The Department of Water and Sanitation (DWS) is central to the economic development and social well-being of the country as its mandate is to provide sufficient, reliable, clean water 365 days a year to support socio-economic growth.
The department’s legislative mandate is to ensure that the country’s water resources are protected, managed, used, developed, conserved and controlled by regulating and supporting the delivery of effective water supply and sanitation. This is done in accordance with the requirements of water‐related policies and legislation that are critical in delivering on people’s right to have sufficient food and water, growing the economy, and eradicating poverty.
Chapter 4 of the National Development Plan envisages a South Africa that recognises the importance of secure and equitable access to water and sanitation as catalysts for socioeconomic development. This is given expression by Priority 1 (economic transformation and job creation) and Priority 4 (spatial integration, human settlements and local government) of government’s 2019‐2024 Medium Term Strategic Framework, with which the work of the DWS is aligned. The department was expected to continue to focus on integrated water resources management, infrastructure planning and development; and regulating water services.
South Africa needs to reduce water demand and increase supply for a growing population and economy to ensure water security by 2030.
The National Water and Sanitation Master Plan details the requirements for appropriate investment into water resources and services, and sets targets for adequate water conservation and demand management. To address water infrastructure backlogs and improve operational sustainability, over the medium term, the DWS was expected to continue to plan and maintain infrastructure.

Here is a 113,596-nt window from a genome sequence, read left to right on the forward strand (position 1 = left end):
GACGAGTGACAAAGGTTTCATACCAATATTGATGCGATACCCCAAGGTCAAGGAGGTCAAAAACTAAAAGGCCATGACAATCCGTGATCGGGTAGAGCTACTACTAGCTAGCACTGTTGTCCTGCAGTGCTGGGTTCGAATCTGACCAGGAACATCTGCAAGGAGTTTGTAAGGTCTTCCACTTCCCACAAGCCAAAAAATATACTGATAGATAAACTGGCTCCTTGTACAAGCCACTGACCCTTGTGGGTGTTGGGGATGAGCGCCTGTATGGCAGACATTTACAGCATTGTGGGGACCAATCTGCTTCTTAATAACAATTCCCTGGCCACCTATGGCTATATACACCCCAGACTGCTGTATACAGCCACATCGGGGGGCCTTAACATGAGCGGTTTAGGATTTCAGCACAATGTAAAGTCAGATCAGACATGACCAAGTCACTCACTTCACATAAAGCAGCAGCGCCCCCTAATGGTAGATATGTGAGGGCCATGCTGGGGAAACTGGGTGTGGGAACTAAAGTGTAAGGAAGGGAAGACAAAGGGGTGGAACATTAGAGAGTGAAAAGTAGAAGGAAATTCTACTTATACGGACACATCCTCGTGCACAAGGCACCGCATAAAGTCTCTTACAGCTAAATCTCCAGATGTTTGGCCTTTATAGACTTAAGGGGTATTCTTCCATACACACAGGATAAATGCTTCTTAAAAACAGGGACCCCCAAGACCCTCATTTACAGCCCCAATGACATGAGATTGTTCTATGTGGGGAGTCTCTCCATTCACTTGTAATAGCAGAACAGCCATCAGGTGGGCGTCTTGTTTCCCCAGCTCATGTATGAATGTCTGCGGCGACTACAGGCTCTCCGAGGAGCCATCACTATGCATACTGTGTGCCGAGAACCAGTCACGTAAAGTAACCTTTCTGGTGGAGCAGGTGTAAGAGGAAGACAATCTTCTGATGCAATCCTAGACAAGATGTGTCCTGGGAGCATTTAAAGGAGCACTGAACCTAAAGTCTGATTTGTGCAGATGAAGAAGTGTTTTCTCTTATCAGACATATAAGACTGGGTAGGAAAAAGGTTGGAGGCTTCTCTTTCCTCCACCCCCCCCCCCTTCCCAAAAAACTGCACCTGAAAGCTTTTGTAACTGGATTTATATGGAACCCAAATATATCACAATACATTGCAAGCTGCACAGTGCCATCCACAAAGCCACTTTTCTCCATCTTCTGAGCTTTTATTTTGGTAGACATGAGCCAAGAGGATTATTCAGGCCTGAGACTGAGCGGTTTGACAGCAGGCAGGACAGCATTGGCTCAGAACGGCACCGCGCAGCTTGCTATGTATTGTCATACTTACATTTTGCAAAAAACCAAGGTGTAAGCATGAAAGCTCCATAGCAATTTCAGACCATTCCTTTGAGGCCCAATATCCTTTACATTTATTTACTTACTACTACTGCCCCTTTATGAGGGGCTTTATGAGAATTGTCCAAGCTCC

The DWS’s projects include acid mine drainage operations in Gauteng, phase 2D of the Olifants River Water Resources Development Project, the Mokolo‐Crocodile River Water Augmentation Project, the raising of Tzaneen Dam, the Umdloti River Development Project, and the raising of the Hazelmere Dam.
The construction of the Lesotho Highlands Water Project Phase II is aimed at achieving water security and aimed at delivering water to South Africa by November 2026.
The DWS planned to reintroduce regulatory quality valuations on the provision of water services. These valuations are intended to measure the level of compliance with the green drop and blue drop standards. To improve equitable access to water resources, the DWS planned to process 80% of the water use licence applications it receives within 120 days. In addition, the department plans to assess and determine the resource quality of the uThukela River system.
Consolidated water boards
Water boards derive their mandates from the Water Services Act of 1997 and are listed under schedule 3B in the Public Finance Management Act of 1999. There are nine water boards, which are primarily mandated to provide bulk industrial and potable water services to municipalities and industries within their gazetted areas of operation.
Rand Water and Umgeni Water, which are discussed separately, operate largely in urban areas while others operate in rural areas. In addition to responding to their core mandate, some water boards provide retail water and sanitation services on behalf of municipalities as secondary activities.